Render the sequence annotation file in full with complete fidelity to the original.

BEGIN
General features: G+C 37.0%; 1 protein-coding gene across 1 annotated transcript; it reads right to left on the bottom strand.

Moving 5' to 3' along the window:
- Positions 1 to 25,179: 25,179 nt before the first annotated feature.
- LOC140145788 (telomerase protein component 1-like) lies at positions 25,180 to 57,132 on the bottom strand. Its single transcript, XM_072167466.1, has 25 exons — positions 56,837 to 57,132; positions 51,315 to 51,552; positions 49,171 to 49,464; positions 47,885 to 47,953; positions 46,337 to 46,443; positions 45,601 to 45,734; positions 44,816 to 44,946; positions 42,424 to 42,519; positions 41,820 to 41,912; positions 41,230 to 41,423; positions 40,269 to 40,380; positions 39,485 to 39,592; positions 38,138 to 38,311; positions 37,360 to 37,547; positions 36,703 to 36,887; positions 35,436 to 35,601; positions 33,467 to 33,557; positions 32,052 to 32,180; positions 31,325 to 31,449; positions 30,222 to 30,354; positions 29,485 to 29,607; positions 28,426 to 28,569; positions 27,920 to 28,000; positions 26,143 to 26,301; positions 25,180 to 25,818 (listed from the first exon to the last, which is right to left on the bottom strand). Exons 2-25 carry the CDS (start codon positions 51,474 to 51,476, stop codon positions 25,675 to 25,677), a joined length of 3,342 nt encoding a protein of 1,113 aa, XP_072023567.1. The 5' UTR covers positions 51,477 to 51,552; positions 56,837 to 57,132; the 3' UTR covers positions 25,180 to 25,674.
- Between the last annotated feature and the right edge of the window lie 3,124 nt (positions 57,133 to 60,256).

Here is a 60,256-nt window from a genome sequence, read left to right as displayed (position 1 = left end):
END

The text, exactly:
General features: G+C 37.0%; 1 protein-coding gene across 1 annotated transcript; it reads right to left on the bottom strand.

Moving 5' to 3' along the window:
- Positions 1 to 25,179: 25,179 nt before the first annotated feature.
- LOC140145788 (telomerase protein component 1-like) lies at positions 25,180 to 57,132 on the bottom strand. Its single transcript, XM_072167466.1, has 25 exons — positions 56,837 to 57,132; positions 51,315 to 51,552; positions 49,171 to 49,464; positions 47,885 to 47,953; positions 46,337 to 46,443; positions 45,601 to 45,734; positions 44,816 to 44,946; positions 42,424 to 42,519; positions 41,820 to 41,912; positions 41,230 to 41,423; positions 40,269 to 40,380; positions 39,485 to 39,592; positions 38,138 to 38,311; positions 37,360 to 37,547; positions 36,703 to 36,887; positions 35,436 to 35,601; positions 33,467 to 33,557; positions 32,052 to 32,180; positions 31,325 to 31,449; positions 30,222 to 30,354; positions 29,485 to 29,607; positions 28,426 to 28,569; positions 27,920 to 28,000; positions 26,143 to 26,301; positions 25,180 to 25,818 (listed from the first exon to the last, which is right to left on the bottom strand). Exons 2-25 carry the CDS (start codon positions 51,474 to 51,476, stop codon positions 25,675 to 25,677), a joined length of 3,342 nt encoding a protein of 1,113 aa, XP_072023567.1. The 5' UTR covers positions 51,477 to 51,552; positions 56,837 to 57,132; the 3' UTR covers positions 25,180 to 25,674.
- Between the last annotated feature and the right edge of the window lie 3,124 nt (positions 57,133 to 60,256).

Here is a 60,256-nt window from a genome sequence, read left to right as displayed (position 1 = left end):